From GM crops to infinity
Saturday night in Settle, a small market town in the Pennines. The lights are on at Poppies, a popular tea room, and the place is packed with eager folk listening to a distinguished scientist.
The scientist is Verner Wheelock, a former Nottingham university professor and an expert on food science. He is giving a talk on Healthy Eating. Last month these same people were listening to a GM crop scientist. Before that there was someone explaining infinity. "That was good," says Jo Blackmore, with a wry smile. "We had to ask him to stop because we didn't understand.
He then pitched it at a different level and things became a little clearer."
The evenings at Poppies are called Cafe Scientifique. The first Cafe Scientifique was started in Leeds in 1998 and others followed. Their purpose is to get people talking informally about science, in much the same way that groups meet to discuss books, politics or paintings. Settle's Cafe Scientifique is believed to be the first in a rural area.
Friends Alison Marshall and Gill O'Donnell hit on the idea and got funding from Craven District Council. It was their contribution to a community movement aimed at reviving Settle after the devastation of Foot and Mouth.
On Saturday nights during the year of that crisis the place resembled a ghost town in the Wild West.
"Cafe Scientifique works because it is in a non-threatening, informal environment," says Ms O'Donnell. "People talk. If it was in a church hall it wouldn't work so well."
Ms O'Donnell tells me that Settle High School and Giggleswick School, in an adjoining village, are now keen to set up their own versions of Cafe Scientifique.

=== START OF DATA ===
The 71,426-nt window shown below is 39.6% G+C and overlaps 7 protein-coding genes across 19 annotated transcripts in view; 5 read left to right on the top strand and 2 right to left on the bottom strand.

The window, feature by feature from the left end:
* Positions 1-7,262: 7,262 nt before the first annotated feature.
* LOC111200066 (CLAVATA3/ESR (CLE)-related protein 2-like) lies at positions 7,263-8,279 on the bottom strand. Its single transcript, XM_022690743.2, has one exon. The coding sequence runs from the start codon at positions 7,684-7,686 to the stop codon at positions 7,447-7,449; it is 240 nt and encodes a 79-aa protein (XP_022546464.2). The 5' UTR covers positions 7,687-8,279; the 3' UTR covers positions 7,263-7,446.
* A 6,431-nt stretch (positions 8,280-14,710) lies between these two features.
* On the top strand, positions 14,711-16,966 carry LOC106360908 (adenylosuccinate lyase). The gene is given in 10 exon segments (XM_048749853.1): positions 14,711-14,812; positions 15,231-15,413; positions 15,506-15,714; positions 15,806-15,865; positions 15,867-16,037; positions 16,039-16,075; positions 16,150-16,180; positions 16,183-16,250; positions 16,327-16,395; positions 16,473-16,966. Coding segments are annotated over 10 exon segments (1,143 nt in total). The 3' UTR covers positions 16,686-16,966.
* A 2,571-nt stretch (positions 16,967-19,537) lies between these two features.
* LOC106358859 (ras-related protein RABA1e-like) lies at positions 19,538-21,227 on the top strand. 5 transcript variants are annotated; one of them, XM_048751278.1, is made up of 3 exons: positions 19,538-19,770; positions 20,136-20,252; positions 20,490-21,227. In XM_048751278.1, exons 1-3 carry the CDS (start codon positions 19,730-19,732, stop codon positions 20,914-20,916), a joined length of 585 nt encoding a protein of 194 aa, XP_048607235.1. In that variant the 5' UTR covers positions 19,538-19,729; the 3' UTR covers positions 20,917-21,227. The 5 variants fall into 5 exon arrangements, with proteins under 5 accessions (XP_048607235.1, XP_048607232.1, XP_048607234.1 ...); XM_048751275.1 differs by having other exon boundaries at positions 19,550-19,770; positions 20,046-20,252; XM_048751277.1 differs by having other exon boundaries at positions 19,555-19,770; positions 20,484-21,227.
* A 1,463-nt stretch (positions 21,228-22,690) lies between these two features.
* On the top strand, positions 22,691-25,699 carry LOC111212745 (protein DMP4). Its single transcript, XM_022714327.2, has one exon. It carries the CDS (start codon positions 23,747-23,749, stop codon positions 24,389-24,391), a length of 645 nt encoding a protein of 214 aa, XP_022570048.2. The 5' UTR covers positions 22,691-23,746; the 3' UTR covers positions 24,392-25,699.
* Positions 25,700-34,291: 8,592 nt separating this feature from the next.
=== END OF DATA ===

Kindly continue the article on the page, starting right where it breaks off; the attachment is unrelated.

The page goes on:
The people sitting in Poppies are a mixed bunch: pensioners, families and groups of friends.
"The GM talk was very interesting," says Poppies' owner, Steve Jackson.
"The speaker didn't want anyone to know where he lived. A few people came with an agenda. But they listened to him. Most went away with an understanding, though they still didn't agree, of why these things are done, especially in the Third World. It was based on vegetable science and not on animal production. I don't think he was in agreement with what is happening to animals."
"It beats going to the WI," quips Jo Blackmore. "Seriously though, when a discussion on this subject comes up again we'll be listening with different ears."
Andrew Breslin is visiting friends in Settle for the weekend.
"I'm amazed," he says. "I go to a Cafe Scientifique in Leeds regularly.
It's in a wine bar, as most of them tend to be, and the audience is usually mostly scientists. I'm told that here they could sell the tickets two or three times over."
Mr Wheelock's talk is well received. He has 20 minutes, then he answers questions and a discussion starts. The entire evening will last close to two and a half hours. There is a lovely moment when he mentions the value of nuts and five people, probably without thinking, stretch their hands forward to grab some nuts from the nibble selection on each table. Mr Wheelock has warned against over-consumption of salt and sugar, but he is not an alarmist. He does, however, re-commend seeking out foods containing Omega 3, and he reveals that he bakes his own bread.
"At the supermarket I often look in people's trolleys," Mr Wheelock tells everyone. "It's to see if what they're buying ties in with how they look."
Are people tempted to go on courses or read up on a subject as a result? Not all of them. The talk is interesting because the speaker is always an authority. Things are explained, and the discussion always flows freely.
They will feel qualified and confident enough to join in any future discussion.
"Mild curiosity has turned into a real interest," says Irene Rawnsley, a local writer. "I take more notice of what I read in the newspapers now. I'm becoming more adept at sorting things out."
Local small-holder Alistair Cook speaks with a science background, though he does admit to being baffled by the talk on infinity. He is delighted with how the evening has developed.
"There has been discussion," he says. "Not necessarily with the speaker, but between tables. The old word for physics was natural philosophy and you heard it tonight. Everybody was taking part in a scientific discussion - and enjoying themselves."
To find a Cafe Scientifique andor discover how to start one www.cafescientifique.org